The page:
Have you read Leo Lionni’s “Frederick” for young readers? It is about a family of field mice that inhabits an ancient stone wall. Little Frederick rests on a rock and observes the wildflowers throughout the summer, while his siblings are busy preparing food for the winter. This naturally irritates everyone, until one bleak winter evening when Frederick brings back the summer warmth and brightness by delivering a poem about a field of crimson poppies surrounded by golden wheat.
When it was sunny in New York, I pondered Frederick. I gathered aromatic handfuls of peppermint and lemon verbena from the containers on my terrace, then laid them out to dry. Three days later, I stripped the papery leaves from the stalks and stuffed them into a jar of winter tea. I like knowing that when the cold weather arrives, I can soak these leaves to release a verbena-scented remembrance of the summer.
Yes! The contribution of poets to society is vital rodent, human or otherwise. Yes, you can find poetry in the herb tea you’ve dried yourself. This method also works with store-bought herbs, so give it a go.
Now, let’s select something to complement your tea. Perhaps some butter-slathered, flaky cranberry-orange scones? A piece of peanut butter fudge or a cake flavoured with lemon and spices? Simple shortbread drowned in minty tea has always been my fave.
You may want to have supper beforehand, and I recommend any of Eric Kim’s new boneless, skinless chicken thigh dishes from his column in The Times this week. There is one with parsley and lemon, one with sour apricots and carrots above, and one with sun-dried tomatoes and orzo. Next to chicken necks, chicken thighs are my second-favorite cut. Unlike turkey necks, though, chicken necks cannot be purchased separately.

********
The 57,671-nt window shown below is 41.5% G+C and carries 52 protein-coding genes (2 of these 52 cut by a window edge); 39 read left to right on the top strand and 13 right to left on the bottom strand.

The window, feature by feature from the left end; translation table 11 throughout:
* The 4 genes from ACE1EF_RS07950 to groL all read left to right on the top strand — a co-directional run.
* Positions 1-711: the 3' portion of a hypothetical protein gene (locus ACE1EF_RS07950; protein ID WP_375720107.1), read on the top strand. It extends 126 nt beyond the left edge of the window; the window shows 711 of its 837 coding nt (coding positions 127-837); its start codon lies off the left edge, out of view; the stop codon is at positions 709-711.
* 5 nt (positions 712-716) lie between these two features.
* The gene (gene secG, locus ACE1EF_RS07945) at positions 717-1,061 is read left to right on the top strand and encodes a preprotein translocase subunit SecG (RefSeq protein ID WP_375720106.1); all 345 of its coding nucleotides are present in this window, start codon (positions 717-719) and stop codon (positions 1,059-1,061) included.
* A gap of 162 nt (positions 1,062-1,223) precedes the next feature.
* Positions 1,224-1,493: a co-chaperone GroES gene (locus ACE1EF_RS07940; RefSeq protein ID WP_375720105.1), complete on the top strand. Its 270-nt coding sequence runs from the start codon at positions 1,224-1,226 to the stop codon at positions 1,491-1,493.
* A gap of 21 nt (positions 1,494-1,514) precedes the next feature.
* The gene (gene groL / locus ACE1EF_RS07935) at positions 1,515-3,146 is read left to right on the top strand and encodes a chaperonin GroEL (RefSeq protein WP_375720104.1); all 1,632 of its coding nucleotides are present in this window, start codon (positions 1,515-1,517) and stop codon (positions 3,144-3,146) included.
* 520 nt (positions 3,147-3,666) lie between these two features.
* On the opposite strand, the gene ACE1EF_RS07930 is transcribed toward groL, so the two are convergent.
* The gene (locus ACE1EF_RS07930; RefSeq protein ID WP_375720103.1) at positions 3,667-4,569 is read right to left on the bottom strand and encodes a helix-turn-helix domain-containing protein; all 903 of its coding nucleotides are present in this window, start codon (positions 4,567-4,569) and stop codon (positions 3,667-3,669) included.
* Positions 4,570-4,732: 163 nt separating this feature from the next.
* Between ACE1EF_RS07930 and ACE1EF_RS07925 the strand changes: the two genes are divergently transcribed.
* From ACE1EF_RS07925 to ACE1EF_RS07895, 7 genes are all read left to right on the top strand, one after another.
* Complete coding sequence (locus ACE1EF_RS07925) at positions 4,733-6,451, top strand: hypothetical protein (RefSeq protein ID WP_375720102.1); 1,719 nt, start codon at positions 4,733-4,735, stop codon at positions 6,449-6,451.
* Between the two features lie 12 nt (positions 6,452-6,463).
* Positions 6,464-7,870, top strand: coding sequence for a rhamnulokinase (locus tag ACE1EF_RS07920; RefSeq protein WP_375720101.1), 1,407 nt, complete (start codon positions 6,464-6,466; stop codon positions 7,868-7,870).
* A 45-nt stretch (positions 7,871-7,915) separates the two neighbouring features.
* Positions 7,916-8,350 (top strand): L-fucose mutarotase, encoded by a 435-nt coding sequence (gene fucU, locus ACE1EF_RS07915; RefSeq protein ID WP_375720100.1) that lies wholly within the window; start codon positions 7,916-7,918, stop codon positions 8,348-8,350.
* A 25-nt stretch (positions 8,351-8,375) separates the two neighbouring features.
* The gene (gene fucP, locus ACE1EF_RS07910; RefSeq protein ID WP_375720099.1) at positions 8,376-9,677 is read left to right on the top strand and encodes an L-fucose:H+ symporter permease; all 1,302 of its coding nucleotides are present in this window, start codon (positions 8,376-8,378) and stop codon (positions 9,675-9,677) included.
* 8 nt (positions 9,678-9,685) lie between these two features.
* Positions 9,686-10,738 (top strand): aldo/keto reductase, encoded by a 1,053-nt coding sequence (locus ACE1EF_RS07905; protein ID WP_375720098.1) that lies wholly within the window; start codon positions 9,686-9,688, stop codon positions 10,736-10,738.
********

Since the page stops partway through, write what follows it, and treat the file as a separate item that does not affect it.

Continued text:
Other suggestions for the weekday supper table: Kay Chun has a delectable recipe inspired by Spanish tortillas to which she adds leeks and bits of fish. I might combine it with corn in cream sauce. Ali Slagle’s version may be prepared using fresh, tinned, or frozen corn, and she purées a portion of the kernels to thicken the dish. Or, may I entice you with this comforting vegan bowl of creamy cauliflower soup topped with harissa-roasted tomatoes? Choices!
A subscription is required to get the recipes. Subscribing enables us to continue providing you with hundreds of new recipes every week, in addition to the millions that are currently accessible. We’re also on Instagram, TikTok, and YouTube, where Zainab Shah cooked a cashew-butter-thickened one-pan mattar paneer that looked delicious. It is a dish that she modified from a WhatsApp conversation with her mother and aunt.
Robert Burns unintentionally drove over a mouse nest and penned a poem about it in the fall of 1785, when “grim Winter” was quickly approaching. This is where the phrase “the best-laid plans of mice and men” from, which is an apt motto for a home chef.
And speaking of all things Scottish, today is World Porridge Day, which means the Golden Spurtle World Porridge Making Championship is underway. How will you be celebrating? For me, this is the ideal opportunity to revisit one of the greatest no-recipe meals, “How to Eat Oatmeal”. I initially saw it on the defunct site Textism in 2001, but fortunately, this gentleman has quoted it in its entirety.
Now I may once again wonder “how many lives are deserving of your porridge this morning.” Goodbye till Wednesday.